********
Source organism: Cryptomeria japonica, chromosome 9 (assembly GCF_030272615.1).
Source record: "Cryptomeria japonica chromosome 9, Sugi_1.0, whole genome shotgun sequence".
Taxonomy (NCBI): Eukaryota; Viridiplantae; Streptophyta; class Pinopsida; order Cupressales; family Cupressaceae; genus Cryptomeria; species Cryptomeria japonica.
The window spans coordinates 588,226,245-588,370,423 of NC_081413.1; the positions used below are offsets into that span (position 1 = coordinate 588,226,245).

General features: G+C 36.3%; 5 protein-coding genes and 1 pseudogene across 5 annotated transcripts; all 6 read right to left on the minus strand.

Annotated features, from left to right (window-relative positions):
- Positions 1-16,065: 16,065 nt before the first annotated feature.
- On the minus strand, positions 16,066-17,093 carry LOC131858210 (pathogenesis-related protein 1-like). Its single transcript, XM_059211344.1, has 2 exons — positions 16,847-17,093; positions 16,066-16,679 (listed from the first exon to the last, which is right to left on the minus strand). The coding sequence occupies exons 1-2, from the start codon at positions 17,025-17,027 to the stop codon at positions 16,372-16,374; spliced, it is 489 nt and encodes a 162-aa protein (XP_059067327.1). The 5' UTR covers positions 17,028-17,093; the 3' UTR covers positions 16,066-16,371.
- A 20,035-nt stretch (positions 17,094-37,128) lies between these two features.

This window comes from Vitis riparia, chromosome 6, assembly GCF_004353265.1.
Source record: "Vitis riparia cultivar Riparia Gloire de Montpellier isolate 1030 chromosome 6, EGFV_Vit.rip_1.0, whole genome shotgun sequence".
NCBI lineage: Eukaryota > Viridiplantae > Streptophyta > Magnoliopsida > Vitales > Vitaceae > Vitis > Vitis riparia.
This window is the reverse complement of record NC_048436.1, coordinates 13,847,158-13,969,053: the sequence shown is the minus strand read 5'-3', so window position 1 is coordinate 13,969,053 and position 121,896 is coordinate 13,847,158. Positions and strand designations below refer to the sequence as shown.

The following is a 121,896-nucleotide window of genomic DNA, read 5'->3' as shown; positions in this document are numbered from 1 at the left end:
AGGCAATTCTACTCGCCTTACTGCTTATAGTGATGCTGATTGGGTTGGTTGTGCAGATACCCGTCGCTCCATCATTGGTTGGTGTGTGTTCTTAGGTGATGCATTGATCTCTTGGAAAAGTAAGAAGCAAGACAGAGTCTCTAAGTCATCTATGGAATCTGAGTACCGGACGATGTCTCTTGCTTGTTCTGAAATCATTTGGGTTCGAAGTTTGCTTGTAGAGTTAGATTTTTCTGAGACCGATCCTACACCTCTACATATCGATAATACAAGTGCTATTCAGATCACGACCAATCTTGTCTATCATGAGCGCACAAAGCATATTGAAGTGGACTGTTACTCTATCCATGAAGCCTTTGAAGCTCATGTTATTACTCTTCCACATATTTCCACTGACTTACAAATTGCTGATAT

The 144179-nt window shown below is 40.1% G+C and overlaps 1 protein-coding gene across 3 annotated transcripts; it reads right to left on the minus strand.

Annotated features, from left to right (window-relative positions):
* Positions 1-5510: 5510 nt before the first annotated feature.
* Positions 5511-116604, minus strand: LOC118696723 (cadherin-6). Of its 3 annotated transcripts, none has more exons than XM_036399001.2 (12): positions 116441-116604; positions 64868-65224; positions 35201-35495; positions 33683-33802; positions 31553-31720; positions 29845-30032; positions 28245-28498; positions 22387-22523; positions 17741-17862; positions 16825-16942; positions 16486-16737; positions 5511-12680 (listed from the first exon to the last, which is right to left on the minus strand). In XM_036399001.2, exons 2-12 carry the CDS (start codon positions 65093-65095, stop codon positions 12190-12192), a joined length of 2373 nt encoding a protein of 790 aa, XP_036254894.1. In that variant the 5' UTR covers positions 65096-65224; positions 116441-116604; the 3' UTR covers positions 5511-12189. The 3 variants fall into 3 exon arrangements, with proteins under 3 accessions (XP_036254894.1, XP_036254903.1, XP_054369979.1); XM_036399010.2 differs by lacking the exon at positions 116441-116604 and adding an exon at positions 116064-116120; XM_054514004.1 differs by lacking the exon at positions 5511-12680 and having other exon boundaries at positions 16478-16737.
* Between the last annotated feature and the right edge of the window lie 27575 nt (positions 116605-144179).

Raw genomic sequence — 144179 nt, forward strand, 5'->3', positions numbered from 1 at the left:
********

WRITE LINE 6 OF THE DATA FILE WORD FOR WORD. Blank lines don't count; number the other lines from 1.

Annotated features, from left to right (window-relative positions):